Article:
• In rural areas and along local roads, county line signs should include both the name of the county being entered and the name of the county being left
    • Unincorporated community boundaries are loosely defined, but if they serve as destinations on guide signs, as junctions of functional routes, or function on a level similar to a city or town they should typically be posted with a standard design
  • Intersections where trailblazers to the nearest highway are justified
    • This may direct traffic onto a functionally local road, especially if it involves an interstate interchange

Minor collectors should have signage in many cases: especially when the roadway is very long, and it should be requirement that federal-aid eligible roads, especially arterials, have all necessary route and guide signage outside of built-up areas.  Urban collectors do not need typically need directional and trailblazer signage, but plenty of exceptions exist: especially if the roadway is a truck route or serves some other regional purpose or a confusing intersection with a major route necessitates route and guide signs.  No roadway class should be viewed as entirely exempt from signage.

POSSIBLE MAINTENANCE SOLUTIONS

These guide and route signs could all be perfectly designed, perfectly planned, and perfectly installed, but they will stop being useful as soon as they stop being maintained.  It is clear that local governments are not committed to maintaining anything like this, so a strategy for their maintenance is needed.  This can be everything from:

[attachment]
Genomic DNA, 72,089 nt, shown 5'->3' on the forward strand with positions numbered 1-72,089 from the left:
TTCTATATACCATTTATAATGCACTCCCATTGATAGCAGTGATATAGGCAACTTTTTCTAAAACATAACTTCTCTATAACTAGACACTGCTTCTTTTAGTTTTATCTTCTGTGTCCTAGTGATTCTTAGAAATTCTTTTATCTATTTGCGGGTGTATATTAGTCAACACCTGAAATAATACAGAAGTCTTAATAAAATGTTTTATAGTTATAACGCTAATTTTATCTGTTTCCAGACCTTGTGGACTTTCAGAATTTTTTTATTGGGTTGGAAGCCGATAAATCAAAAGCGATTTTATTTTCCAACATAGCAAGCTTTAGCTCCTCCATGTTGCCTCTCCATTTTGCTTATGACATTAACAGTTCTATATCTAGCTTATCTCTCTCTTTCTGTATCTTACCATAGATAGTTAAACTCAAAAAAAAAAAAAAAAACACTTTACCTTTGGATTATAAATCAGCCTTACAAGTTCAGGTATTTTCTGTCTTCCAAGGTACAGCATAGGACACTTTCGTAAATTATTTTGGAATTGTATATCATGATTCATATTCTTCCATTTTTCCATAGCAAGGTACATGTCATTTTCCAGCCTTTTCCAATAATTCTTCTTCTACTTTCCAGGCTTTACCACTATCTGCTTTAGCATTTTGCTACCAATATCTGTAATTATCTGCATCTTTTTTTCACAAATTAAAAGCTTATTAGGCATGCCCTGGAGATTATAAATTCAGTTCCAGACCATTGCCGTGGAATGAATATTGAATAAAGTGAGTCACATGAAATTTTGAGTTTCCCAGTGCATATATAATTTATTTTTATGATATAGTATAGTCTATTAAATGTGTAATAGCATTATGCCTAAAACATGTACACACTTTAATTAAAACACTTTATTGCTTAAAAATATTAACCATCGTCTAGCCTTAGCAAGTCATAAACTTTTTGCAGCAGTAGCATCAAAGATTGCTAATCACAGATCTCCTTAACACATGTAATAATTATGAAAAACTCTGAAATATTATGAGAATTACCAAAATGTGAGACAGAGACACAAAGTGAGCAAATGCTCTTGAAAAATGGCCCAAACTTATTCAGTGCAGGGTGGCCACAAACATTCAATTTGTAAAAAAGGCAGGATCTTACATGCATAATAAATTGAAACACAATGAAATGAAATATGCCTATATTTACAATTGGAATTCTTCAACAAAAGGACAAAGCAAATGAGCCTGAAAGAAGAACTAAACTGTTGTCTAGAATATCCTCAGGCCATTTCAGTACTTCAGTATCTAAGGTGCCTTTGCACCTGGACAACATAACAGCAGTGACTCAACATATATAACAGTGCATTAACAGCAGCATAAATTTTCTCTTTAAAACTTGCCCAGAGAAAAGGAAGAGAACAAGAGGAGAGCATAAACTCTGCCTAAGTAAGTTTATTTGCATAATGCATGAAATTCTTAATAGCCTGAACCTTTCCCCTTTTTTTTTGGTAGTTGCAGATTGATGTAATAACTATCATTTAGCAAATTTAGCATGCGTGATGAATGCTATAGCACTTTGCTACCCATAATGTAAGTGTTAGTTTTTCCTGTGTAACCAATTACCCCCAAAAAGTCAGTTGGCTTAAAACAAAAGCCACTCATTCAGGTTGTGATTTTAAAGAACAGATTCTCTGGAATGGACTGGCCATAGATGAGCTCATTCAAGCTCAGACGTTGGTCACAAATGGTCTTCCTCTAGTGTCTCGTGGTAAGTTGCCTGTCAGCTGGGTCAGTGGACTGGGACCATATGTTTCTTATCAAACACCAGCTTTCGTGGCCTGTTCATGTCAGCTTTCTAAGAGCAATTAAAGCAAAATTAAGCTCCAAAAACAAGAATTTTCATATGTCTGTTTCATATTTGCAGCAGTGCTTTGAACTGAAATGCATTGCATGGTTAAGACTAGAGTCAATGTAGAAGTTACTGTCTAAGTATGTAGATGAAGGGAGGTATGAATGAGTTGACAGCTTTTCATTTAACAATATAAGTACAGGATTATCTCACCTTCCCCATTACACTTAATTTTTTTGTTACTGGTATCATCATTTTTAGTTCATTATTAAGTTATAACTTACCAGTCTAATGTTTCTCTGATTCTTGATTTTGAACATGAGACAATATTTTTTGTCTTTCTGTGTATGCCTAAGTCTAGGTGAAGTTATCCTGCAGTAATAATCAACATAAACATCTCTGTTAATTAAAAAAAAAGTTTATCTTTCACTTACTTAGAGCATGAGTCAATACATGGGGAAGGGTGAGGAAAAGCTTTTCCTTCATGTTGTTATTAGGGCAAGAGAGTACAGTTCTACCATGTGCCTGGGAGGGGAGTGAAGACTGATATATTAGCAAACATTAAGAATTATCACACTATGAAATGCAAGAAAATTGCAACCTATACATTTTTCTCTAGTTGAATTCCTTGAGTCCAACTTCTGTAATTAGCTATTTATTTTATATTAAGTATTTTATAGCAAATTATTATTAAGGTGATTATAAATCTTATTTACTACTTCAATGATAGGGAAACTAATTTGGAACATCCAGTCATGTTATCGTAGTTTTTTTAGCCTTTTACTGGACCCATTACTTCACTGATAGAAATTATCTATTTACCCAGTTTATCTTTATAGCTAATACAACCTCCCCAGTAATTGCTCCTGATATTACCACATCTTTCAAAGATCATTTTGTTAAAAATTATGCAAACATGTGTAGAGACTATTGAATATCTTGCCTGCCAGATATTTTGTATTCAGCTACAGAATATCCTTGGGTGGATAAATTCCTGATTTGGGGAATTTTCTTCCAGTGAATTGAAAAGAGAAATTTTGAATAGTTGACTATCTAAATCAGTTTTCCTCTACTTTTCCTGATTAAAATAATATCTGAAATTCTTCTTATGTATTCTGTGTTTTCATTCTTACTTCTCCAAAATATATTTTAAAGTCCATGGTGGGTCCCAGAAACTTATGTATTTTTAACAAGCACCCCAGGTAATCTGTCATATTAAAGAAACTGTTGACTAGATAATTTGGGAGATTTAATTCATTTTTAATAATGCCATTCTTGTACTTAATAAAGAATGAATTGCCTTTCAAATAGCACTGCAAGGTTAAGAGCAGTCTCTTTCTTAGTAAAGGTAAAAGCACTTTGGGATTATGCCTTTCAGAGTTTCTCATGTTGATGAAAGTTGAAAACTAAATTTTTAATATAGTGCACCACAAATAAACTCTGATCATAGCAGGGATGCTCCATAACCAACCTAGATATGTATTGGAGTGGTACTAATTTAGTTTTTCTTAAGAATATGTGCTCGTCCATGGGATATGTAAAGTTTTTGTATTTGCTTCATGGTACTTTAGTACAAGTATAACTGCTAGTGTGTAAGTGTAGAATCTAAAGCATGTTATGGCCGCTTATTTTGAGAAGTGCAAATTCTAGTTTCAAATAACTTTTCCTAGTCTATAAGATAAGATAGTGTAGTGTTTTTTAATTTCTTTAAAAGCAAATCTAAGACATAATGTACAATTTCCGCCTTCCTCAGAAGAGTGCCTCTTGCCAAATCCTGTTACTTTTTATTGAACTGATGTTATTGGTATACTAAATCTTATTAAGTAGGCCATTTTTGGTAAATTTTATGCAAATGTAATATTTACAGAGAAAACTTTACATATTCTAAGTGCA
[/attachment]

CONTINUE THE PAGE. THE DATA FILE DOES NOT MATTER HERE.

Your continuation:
• A small fund set aside by GDOT to provide replacement of damaged signs and knockdowns inbetween guide sign projects
    • This can be handled directly by GDOT or indirectly by having the local jurisdiction pull the original sign plans and pay a contractor to replace the sign where GDOT will reimburse for the work if it is produced and re-installed according to the original plans
  • An "insurance policy" that is paid by every county each year that is put into a special fund used to pay for total replacement of signs damaged by vandalism, premature sign failure, storms, and vehicle accidents
    • Incidents that require replacement of any signs or mounting devices within a reasonable 10-15 year span will be covered by the policy
    • Unusued funds will be put toward future guide sign upgrade projects on local roads
  • A reorganization of responsibilities for traffic control devices that directs more resources and funding to off-system signage (explained in a separate post).
  • Use of cheaper materials for local installs
    • This includes wood posts and plywood sign panels in lieu of steel and aluminum in areas with low traffic volumes and populations
    • Design, width, and reflectivity should not be compromised
    • However, text height may be reduced to 5" from 6" from roads with speed limits of 45 MPH or less in rural areas and 4" on roads with speed limits of 30 MPH or less